Of the 32.7% (n=345) patient visits that did not have any pre-treatment condition or symptom (they sought care only for ‘wellness/preventative’ reasons), 4.6% (n=16) reported an AE following treatment. Of the 67.3% (n=711) patient visits that did report a pre-treatment condition and/or symptom, 9.8% (n=70) reported an AE following treatment.
Providers in the passive surveillance group submitted a total of two AE reports (both worsening of pain/discomfort) on the CPiRLS web-based programme for an incidence of 0.1% (95% CI 0.0% to 0.1%) for the 1992 patient visits and 0.1% (95% CI 0.0% to 0.1%) for the 1363 unique patients. Because of the small number of reports in the passive surveillance group, no regression analyses were conducted.
From the active surveillance group, the three secondary questionnaires were all completed by the same treating chiropractor for symptoms they had rated as moderate or severe (two were for increased irritability/crying and one was for increased pain/discomfort). All three were judged by the content experts as mild and not warranting further assessment. Providers in the active surveillance arm identified another four AEs as moderate or severe AEs but failed to complete the secondary questionnaire; therefore, no adjudication could be done.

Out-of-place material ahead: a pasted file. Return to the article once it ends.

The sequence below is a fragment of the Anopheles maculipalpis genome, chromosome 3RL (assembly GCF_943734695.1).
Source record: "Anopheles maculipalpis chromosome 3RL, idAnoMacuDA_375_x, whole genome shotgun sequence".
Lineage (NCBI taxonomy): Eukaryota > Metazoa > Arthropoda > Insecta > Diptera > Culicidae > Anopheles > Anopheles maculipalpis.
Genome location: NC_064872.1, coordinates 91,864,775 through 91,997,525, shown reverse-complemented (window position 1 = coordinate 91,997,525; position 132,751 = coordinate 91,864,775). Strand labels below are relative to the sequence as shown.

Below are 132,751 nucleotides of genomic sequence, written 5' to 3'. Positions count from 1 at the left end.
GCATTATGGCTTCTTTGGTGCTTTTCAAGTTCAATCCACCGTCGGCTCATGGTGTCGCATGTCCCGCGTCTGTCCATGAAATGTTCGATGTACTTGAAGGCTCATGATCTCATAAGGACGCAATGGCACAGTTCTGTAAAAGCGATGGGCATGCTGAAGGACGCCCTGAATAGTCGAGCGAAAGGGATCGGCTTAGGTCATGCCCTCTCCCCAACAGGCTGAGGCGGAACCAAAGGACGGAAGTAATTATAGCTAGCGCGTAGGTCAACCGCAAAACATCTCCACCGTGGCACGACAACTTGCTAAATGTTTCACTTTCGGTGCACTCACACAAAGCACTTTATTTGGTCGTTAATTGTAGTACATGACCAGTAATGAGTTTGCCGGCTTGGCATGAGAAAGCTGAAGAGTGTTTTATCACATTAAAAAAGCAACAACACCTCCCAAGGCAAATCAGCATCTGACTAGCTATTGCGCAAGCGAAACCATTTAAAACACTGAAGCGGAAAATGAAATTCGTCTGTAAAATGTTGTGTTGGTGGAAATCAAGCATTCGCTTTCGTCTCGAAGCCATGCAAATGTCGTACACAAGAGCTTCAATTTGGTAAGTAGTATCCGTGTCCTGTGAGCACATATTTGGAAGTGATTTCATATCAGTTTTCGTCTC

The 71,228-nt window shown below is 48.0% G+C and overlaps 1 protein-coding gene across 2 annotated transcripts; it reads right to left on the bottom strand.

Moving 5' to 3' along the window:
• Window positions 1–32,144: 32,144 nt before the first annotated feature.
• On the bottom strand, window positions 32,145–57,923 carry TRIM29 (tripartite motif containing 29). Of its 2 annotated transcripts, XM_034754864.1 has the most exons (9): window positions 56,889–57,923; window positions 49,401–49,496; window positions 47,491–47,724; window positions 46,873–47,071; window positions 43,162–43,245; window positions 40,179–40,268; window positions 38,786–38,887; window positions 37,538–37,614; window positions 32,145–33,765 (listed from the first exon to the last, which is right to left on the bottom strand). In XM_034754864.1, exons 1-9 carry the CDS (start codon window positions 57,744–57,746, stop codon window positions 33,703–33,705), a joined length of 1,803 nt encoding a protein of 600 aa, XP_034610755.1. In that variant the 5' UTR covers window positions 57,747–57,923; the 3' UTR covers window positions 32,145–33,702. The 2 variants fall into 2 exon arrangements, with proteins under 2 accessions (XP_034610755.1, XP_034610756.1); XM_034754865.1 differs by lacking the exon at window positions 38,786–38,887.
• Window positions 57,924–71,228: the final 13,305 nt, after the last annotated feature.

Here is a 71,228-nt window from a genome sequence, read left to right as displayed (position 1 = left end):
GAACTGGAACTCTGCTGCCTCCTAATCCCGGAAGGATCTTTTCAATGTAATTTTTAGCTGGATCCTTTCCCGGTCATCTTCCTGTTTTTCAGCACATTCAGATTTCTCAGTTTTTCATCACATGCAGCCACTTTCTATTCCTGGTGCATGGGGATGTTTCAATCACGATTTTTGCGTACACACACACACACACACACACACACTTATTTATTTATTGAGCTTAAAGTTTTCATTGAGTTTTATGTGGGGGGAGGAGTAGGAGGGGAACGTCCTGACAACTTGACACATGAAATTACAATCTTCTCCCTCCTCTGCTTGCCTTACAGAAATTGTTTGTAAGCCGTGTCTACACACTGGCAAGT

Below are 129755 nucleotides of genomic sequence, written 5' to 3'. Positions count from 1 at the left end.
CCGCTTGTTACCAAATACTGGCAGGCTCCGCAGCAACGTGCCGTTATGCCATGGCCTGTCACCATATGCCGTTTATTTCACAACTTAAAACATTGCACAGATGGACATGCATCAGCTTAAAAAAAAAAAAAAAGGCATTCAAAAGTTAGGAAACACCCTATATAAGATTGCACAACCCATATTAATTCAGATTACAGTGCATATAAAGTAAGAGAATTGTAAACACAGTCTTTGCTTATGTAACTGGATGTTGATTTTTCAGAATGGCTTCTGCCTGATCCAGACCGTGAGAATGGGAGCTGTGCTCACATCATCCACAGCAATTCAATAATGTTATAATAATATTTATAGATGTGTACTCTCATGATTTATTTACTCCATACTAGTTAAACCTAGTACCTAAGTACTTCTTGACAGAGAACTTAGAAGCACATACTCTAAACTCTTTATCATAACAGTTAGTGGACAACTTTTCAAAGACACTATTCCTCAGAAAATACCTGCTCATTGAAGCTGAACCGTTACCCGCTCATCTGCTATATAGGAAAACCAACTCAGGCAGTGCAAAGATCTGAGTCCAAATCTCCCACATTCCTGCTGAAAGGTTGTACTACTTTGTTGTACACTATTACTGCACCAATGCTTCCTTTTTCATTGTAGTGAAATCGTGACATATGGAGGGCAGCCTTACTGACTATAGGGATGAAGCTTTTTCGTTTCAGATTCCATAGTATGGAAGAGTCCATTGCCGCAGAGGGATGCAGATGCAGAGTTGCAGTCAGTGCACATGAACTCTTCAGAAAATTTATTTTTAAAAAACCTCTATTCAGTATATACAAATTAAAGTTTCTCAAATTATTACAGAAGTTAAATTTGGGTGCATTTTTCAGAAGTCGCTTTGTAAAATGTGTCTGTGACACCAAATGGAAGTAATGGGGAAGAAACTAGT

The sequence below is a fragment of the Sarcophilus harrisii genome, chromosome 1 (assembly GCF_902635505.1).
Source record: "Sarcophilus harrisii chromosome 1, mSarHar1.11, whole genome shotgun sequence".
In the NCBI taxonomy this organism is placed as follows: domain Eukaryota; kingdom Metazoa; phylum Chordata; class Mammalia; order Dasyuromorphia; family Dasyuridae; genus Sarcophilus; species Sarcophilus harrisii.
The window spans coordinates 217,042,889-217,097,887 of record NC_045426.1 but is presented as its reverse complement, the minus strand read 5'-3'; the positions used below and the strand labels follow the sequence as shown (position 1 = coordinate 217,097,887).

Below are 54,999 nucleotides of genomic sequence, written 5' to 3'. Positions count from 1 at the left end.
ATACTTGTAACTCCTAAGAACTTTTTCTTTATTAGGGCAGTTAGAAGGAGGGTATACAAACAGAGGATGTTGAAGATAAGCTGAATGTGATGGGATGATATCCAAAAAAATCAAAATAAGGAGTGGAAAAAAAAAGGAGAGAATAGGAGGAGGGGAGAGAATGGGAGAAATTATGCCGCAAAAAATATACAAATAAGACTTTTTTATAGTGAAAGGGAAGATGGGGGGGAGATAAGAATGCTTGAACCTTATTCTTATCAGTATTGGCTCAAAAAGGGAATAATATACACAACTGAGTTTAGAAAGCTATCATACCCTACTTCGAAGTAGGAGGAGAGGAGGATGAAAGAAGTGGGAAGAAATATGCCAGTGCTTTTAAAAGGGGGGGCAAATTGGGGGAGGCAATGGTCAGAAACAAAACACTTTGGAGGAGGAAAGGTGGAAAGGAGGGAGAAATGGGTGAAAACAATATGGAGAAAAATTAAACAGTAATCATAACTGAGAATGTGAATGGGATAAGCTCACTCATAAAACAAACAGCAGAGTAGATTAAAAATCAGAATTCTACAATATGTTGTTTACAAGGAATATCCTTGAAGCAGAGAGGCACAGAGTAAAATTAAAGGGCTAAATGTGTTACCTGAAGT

From the passive surveillance group, both AE reports were submitted to CPiRLS and sent for adjudication were judged as mild, therefore, not warranting further assessment. In the absence of symptoms judged by the adjudicators as moderate or severe, no report quality comparison was conducted.